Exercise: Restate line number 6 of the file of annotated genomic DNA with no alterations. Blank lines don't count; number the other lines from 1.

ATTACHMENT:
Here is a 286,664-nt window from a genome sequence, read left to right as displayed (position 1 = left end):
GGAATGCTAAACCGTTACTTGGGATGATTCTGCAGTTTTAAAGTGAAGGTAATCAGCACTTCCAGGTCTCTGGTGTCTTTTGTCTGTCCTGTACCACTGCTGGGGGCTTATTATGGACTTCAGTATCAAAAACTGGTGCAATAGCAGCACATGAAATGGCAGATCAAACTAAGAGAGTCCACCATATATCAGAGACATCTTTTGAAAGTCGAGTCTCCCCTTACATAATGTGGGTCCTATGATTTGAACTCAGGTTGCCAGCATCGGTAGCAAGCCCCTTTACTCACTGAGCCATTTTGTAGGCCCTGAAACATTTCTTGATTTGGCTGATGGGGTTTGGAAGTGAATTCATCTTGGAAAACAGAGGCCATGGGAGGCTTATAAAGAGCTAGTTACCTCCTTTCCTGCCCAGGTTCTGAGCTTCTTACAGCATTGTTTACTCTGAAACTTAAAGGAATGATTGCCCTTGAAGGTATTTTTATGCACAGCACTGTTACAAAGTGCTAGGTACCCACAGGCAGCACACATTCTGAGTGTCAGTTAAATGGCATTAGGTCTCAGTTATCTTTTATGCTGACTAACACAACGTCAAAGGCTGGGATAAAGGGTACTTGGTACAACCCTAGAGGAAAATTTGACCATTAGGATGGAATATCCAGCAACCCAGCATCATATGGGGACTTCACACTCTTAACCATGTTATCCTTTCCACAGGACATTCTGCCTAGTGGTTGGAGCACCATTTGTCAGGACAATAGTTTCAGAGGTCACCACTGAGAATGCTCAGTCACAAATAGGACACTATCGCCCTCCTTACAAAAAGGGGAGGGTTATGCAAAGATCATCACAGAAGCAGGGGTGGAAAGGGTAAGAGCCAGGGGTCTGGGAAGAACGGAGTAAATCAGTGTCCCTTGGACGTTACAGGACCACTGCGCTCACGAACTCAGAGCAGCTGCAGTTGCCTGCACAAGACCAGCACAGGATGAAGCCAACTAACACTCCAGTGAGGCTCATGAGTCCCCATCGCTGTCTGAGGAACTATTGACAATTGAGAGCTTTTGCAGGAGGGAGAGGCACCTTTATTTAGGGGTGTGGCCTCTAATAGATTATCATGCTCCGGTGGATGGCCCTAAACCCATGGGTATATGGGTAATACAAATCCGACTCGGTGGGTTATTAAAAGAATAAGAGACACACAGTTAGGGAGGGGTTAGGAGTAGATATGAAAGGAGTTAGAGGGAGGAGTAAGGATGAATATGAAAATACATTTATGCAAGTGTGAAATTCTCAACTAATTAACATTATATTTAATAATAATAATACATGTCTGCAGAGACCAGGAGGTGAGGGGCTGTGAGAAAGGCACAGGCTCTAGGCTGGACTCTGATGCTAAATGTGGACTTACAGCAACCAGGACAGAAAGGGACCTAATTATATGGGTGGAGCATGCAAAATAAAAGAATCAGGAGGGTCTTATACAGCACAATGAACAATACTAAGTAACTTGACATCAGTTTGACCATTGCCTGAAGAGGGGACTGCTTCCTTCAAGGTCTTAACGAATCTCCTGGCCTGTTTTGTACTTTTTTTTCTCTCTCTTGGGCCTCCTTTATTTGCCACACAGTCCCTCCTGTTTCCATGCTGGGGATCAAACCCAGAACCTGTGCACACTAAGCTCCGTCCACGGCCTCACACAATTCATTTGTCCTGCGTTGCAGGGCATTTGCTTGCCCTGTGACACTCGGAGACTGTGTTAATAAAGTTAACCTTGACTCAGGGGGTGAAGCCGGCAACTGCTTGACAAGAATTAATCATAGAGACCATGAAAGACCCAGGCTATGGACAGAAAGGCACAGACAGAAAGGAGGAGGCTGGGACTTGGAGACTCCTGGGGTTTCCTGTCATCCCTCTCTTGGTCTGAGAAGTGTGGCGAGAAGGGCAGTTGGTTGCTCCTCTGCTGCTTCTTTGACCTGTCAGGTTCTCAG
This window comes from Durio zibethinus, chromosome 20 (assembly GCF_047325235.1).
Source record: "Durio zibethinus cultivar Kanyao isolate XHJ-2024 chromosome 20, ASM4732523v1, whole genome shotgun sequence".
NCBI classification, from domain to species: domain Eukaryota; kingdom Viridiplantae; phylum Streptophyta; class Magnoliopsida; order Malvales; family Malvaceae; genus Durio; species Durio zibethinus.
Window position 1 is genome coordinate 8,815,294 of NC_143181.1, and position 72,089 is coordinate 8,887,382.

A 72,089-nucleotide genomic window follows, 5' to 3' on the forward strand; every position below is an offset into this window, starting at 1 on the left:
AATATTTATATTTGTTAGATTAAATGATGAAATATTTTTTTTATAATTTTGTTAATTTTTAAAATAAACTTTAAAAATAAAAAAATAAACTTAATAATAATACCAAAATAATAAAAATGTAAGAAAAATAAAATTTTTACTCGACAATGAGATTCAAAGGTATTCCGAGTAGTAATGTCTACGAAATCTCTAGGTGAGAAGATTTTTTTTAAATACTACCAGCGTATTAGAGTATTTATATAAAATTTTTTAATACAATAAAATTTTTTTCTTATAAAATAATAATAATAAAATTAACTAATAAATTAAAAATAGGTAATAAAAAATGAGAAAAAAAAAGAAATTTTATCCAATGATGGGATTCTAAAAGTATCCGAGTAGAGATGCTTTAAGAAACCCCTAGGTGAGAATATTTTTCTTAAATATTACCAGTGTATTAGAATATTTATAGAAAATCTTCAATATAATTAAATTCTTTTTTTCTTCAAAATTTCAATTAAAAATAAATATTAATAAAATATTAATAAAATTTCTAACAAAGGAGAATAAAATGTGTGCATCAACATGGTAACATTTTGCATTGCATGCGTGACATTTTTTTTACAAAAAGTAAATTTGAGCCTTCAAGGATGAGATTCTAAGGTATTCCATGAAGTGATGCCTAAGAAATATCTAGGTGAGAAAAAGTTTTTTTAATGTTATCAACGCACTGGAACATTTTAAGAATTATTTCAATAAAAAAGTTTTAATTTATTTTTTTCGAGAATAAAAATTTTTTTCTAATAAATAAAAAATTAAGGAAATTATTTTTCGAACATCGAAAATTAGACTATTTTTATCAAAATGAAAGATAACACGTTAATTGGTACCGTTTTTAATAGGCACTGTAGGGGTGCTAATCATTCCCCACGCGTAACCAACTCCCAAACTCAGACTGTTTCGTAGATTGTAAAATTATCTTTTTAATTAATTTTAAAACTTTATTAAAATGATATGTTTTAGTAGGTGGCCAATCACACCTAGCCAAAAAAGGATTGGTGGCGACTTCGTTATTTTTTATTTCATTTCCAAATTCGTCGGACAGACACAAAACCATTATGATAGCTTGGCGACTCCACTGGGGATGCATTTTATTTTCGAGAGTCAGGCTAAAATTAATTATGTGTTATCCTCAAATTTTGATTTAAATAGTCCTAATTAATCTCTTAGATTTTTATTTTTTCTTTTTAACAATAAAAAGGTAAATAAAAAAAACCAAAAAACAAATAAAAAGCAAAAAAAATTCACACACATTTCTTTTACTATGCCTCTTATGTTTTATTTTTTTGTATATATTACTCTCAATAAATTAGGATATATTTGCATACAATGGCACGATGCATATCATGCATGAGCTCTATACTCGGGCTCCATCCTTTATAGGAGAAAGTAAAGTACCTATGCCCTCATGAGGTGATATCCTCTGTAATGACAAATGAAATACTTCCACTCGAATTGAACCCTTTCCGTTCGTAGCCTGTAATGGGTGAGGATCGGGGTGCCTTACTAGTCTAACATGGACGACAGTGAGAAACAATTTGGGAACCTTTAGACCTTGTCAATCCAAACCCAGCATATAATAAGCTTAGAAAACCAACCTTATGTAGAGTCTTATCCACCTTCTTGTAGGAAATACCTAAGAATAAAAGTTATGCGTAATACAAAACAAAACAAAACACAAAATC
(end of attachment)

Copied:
Window position 1 is genome coordinate 8,815,294 of NC_143181.1, and position 72,089 is coordinate 8,887,382.